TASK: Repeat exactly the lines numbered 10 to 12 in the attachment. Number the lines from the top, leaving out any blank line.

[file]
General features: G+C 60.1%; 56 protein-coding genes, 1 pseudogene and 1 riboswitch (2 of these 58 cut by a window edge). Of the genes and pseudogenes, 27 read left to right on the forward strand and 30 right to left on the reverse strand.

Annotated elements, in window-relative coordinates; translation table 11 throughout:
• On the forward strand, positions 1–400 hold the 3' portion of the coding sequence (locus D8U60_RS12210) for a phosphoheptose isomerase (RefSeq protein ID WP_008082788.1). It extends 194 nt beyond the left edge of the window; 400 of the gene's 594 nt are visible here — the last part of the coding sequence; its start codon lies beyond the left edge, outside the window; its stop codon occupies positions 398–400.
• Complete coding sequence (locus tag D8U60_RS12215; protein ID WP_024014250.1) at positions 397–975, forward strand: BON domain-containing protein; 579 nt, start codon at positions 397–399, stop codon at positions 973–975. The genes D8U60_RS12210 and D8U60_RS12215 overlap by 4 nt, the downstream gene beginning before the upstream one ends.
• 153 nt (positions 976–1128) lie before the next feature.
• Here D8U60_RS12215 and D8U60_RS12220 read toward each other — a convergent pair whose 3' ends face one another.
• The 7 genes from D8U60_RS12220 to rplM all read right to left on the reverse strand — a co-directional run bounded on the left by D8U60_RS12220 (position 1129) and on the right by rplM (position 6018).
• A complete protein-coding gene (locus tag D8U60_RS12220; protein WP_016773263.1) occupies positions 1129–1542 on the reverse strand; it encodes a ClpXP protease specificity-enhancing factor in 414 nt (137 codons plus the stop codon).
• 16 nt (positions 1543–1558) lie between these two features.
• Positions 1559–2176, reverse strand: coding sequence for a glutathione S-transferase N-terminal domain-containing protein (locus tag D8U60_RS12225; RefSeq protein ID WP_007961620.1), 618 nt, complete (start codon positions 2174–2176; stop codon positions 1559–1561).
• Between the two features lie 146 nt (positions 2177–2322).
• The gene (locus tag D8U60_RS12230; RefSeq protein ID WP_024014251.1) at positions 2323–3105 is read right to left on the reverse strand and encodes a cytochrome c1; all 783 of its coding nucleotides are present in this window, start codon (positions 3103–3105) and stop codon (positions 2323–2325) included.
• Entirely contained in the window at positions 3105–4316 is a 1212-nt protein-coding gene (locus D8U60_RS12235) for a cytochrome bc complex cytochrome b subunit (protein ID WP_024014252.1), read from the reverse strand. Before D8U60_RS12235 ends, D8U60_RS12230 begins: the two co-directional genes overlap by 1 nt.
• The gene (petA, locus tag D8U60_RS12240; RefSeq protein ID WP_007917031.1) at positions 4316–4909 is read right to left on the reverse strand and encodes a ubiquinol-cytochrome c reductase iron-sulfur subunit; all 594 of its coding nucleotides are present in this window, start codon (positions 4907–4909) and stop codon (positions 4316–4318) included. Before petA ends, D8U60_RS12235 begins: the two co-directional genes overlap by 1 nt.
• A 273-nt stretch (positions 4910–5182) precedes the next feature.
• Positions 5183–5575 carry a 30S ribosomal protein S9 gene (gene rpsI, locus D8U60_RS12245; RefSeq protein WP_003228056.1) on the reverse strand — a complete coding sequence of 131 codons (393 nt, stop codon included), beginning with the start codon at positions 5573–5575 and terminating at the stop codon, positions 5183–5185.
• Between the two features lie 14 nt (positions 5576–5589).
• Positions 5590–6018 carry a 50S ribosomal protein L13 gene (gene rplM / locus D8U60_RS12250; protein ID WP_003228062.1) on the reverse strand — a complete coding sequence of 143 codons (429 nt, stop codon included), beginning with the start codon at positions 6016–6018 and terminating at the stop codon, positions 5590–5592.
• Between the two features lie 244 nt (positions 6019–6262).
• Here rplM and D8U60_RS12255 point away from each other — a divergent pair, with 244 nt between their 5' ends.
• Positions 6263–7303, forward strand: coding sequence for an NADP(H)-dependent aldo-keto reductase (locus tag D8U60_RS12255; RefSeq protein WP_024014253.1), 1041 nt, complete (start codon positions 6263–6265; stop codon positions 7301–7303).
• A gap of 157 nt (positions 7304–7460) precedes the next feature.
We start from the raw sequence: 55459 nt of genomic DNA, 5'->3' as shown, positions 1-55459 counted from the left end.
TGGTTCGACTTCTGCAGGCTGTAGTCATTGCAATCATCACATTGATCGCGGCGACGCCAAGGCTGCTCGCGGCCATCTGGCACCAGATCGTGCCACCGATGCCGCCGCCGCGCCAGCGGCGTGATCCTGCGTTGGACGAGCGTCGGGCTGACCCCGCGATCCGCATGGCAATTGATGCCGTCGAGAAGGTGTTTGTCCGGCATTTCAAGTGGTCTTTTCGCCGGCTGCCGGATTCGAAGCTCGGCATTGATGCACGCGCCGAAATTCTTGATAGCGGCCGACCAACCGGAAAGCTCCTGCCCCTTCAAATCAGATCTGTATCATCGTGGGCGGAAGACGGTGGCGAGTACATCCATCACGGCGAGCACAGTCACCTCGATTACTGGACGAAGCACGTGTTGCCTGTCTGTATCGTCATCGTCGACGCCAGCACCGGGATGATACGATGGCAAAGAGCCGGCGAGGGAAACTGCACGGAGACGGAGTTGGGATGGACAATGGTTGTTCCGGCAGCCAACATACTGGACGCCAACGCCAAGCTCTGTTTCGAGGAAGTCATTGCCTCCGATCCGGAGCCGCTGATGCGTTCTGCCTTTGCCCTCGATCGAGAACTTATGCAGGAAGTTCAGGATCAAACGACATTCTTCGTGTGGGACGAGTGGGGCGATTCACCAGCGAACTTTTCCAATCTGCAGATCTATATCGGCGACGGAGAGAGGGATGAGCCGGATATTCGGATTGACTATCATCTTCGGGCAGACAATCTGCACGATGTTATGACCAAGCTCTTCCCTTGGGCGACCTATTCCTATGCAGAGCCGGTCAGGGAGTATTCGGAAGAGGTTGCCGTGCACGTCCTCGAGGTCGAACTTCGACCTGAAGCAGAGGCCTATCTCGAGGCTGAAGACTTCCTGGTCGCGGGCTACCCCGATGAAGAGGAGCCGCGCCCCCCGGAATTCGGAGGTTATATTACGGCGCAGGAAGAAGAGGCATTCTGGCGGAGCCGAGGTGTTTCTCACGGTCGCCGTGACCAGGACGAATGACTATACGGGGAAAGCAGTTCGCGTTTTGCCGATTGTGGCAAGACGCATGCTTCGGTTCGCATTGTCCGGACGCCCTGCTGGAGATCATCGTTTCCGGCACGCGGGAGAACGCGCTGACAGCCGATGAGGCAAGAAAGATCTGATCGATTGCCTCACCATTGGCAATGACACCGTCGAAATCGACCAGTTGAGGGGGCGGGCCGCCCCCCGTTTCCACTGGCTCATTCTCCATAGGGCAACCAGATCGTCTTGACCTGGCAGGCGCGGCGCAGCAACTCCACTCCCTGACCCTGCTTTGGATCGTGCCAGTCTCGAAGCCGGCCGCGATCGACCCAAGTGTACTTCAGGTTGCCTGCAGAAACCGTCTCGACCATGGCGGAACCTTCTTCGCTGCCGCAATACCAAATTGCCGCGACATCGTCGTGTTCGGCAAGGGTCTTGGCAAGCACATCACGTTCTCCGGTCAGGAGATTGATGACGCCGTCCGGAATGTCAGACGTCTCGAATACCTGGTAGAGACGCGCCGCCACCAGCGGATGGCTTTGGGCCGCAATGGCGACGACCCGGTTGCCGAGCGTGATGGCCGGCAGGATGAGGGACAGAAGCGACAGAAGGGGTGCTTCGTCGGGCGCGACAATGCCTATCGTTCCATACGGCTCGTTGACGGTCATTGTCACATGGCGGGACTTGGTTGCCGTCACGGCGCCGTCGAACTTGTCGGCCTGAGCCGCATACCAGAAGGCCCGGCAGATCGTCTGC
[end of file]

• Positions 1559–2176, reverse strand: coding sequence for a glutathione S-transferase N-terminal domain-containing protein (locus tag D8U60_RS12225; RefSeq protein ID WP_007961620.1), 618 nt, complete (start codon positions 2174–2176; stop codon positions 1559–1561).
• Between the two features lie 146 nt (positions 2177–2322).
• The gene (locus tag D8U60_RS12230; RefSeq protein ID WP_024014251.1) at positions 2323–3105 is read right to left on the reverse strand and encodes a cytochrome c1; all 783 of its coding nucleotides are present in this window, start codon (positions 3103–3105) and stop codon (positions 2323–2325) included.